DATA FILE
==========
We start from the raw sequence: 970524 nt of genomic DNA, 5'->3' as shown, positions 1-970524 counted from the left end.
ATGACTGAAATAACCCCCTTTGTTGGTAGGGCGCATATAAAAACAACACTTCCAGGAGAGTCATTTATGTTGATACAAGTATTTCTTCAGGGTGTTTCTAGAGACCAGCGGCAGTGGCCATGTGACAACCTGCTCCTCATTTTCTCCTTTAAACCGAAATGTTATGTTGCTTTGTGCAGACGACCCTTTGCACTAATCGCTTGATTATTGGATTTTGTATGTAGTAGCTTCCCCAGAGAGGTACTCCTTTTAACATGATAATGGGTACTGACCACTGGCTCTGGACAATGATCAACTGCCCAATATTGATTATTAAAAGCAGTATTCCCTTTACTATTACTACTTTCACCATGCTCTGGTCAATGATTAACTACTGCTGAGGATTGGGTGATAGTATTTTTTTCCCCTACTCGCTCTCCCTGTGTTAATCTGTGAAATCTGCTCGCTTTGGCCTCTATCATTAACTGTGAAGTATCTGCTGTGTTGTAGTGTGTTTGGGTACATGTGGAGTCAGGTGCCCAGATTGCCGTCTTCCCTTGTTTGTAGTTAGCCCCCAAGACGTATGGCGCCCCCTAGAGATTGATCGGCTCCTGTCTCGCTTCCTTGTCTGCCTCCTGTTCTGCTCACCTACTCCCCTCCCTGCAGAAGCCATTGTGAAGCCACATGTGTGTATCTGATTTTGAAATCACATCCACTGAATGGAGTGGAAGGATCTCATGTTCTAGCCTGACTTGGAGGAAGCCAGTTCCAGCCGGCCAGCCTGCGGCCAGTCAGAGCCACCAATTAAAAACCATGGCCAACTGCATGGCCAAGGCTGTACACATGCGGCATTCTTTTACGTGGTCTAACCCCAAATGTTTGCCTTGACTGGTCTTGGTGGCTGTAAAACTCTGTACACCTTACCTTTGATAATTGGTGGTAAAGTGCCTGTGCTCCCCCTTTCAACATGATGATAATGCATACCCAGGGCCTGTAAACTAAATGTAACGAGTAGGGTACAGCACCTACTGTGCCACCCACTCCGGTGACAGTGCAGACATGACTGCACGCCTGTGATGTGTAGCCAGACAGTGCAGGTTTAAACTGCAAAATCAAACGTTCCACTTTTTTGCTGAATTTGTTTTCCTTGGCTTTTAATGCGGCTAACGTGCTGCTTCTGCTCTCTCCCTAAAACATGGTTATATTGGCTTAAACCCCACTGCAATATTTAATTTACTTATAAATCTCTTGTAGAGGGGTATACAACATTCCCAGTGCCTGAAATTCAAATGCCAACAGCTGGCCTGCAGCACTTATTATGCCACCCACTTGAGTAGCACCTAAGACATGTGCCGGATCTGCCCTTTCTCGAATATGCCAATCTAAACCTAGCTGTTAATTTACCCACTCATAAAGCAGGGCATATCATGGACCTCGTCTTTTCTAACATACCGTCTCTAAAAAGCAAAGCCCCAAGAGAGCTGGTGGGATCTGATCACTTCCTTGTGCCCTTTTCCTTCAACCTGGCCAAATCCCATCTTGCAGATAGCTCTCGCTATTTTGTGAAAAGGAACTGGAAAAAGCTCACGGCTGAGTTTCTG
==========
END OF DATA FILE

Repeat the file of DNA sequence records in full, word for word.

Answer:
We start from the raw sequence: 970524 nt of genomic DNA, 5'->3' as shown, positions 1-970524 counted from the left end.
ATGACTGAAATAACCCCCTTTGTTGGTAGGGCGCATATAAAAACAACACTTCCAGGAGAGTCATTTATGTTGATACAAGTATTTCTTCAGGGTGTTTCTAGAGACCAGCGGCAGTGGCCATGTGACAACCTGCTCCTCATTTTCTCCTTTAAACCGAAATGTTATGTTGCTTTGTGCAGACGACCCTTTGCACTAATCGCTTGATTATTGGATTTTGTATGTAGTAGCTTCCCCAGAGAGGTACTCCTTTTAACATGATAATGGGTACTGACCACTGGCTCTGGACAATGATCAACTGCCCAATATTGATTATTAAAAGCAGTATTCCCTTTACTATTACTACTTTCACCATGCTCTGGTCAATGATTAACTACTGCTGAGGATTGGGTGATAGTATTTTTTTCCCCTACTCGCTCTCCCTGTGTTAATCTGTGAAATCTGCTCGCTTTGGCCTCTATCATTAACTGTGAAGTATCTGCTGTGTTGTAGTGTGTTTGGGTACATGTGGAGTCAGGTGCCCAGATTGCCGTCTTCCCTTGTTTGTAGTTAGCCCCCAAGACGTATGGCGCCCCCTAGAGATTGATCGGCTCCTGTCTCGCTTCCTTGTCTGCCTCCTGTTCTGCTCACCTACTCCCCTCCCTGCAGAAGCCATTGTGAAGCCACATGTGTGTATCTGATTTTGAAATCACATCCACTGAATGGAGTGGAAGGATCTCATGTTCTAGCCTGACTTGGAGGAAGCCAGTTCCAGCCGGCCAGCCTGCGGCCAGTCAGAGCCACCAATTAAAAACCATGGCCAACTGCATGGCCAAGGCTGTACACATGCGGCATTCTTTTACGTGGTCTAACCCCAAATGTTTGCCTTGACTGGTCTTGGTGGCTGTAAAACTCTGTACACCTTACCTTTGATAATTGGTGGTAAAGTGCCTGTGCTCCCCCTTTCAACATGATGATAATGCATACCCAGGGCCTGTAAACTAAATGTAACGAGTAGGGTACAGCACCTACTGTGCCACCCACTCCGGTGACAGTGCAGACATGACTGCACGCCTGTGATGTGTAGCCAGACAGTGCAGGTTTAAACTGCAAAATCAAACGTTCCACTTTTTTGCTGAATTTGTTTTCCTTGGCTTTTAATGCGGCTAACGTGCTGCTTCTGCTCTCTCCCTAAAACATGGTTATATTGGCTTAAACCCCACTGCAATATTTAATTTACTTATAAATCTCTTGTAGAGGGGTATACAACATTCCCAGTGCCTGAAATTCAAATGCCAACAGCTGGCCTGCAGCACTTATTATGCCACCCACTTGAGTAGCACCTAAGACATGTGCCGGATCTGCCCTTTCTCGAATATGCCAATCTAAACCTAGCTGTTAATTTACCCACTCATAAAGCAGGGCATATCATGGACCTCGTCTTTTCTAACATACCGTCTCTAAAAAGCAAAGCCCCAAGAGAGCTGGTGGGATCTGATCACTTCCTTGTGCCCTTTTCCTTCAACCTGGCCAAATCCCATCTTGCAGATAGCTCTCGCTATTTTGTGAAAAGGAACTGGAAAAAGCTCACGGCTGAGTTTCTG